jsonfile: a quick hack for tinkering


The year is 2024. I am on vacation and dream up a couple of toy programs I would like to build. It has been a few years since I built a standalone toy, I have been busy. So instead of actually building any of the toys I think of, I spend my time researching if anything has changed since the last time I did it. Should pick up new tools or techniques?

It turns out lots of things have changed! There’s some great stuff out there, including decent quorum-write regional cloud databases now. Oh and the ability to have a fascinating hour-long novel conversation with transistors. But things are still awkward for small fast tinkering.

Going back in time, I struggled constantly rewriting the database for the prototype for Tailscale, so I ended up writing my in-memory objects out as a JSON file. It went far further than I planned. Somewhere in the intervening years I convinced myself it must have been a bad idea even for toys, given all the pain migrating away from it caused. But now that I find myself in an empty text editor wanting to write a little web server, I am not so sure. The migration was painful, and a lot of that pain was born by others (which is unfortunate, I find handing a mess to someone else deeply unpleasant). Much of that pain came from the brittle design of the caching layers on top (also my doing), which came from not moving to an SQL system soon enough.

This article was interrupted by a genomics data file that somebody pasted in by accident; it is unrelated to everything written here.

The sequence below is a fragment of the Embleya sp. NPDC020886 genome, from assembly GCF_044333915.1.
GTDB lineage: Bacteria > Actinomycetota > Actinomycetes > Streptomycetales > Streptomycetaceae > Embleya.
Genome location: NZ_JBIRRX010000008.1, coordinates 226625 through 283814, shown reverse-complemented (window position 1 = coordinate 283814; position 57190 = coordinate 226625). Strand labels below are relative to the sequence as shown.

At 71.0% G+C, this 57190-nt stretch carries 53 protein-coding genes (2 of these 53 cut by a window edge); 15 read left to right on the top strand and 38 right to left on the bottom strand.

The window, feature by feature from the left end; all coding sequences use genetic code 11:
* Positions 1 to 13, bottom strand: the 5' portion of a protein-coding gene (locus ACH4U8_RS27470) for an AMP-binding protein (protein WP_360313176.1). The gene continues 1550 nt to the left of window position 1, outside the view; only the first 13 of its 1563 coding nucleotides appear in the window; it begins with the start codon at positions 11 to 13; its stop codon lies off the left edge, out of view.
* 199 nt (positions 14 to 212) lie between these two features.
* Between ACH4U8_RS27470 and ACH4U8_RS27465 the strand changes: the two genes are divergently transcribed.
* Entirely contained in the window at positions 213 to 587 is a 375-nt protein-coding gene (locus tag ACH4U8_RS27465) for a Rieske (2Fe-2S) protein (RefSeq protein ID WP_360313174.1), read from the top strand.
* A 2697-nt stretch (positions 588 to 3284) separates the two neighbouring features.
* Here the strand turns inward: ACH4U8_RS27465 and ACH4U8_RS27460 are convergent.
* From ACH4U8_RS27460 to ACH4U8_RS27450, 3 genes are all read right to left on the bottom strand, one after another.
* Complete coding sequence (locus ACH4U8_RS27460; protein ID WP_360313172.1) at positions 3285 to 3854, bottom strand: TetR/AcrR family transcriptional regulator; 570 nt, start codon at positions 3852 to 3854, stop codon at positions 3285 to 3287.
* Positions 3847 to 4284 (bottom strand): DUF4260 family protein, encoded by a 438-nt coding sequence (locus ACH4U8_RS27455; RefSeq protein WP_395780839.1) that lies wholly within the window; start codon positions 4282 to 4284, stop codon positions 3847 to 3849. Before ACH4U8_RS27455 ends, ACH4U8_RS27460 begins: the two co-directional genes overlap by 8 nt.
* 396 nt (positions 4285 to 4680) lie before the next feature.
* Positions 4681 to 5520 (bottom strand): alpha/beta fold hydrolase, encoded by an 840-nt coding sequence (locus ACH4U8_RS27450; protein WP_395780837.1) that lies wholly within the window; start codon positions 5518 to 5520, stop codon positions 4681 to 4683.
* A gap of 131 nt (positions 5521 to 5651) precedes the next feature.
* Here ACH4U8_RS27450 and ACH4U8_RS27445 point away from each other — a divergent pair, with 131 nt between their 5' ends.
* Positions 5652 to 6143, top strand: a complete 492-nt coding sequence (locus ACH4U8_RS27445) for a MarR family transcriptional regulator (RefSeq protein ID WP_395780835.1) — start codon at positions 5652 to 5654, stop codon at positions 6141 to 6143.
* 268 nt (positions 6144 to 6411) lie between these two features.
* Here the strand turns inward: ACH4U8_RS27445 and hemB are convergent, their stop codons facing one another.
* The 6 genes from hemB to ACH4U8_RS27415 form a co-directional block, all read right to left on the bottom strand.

I suspect, considering the process retrospect, a great deal of that pain can be avoided by committing to migrating directly to an SQL system the moment you need an index. You can pay down a lot of exploratory design work in a prototype before you need an index, which n is small, full scans are fine. But you don’t make it very far into production before one of your values of n crosses something around a thousand and you long for an index.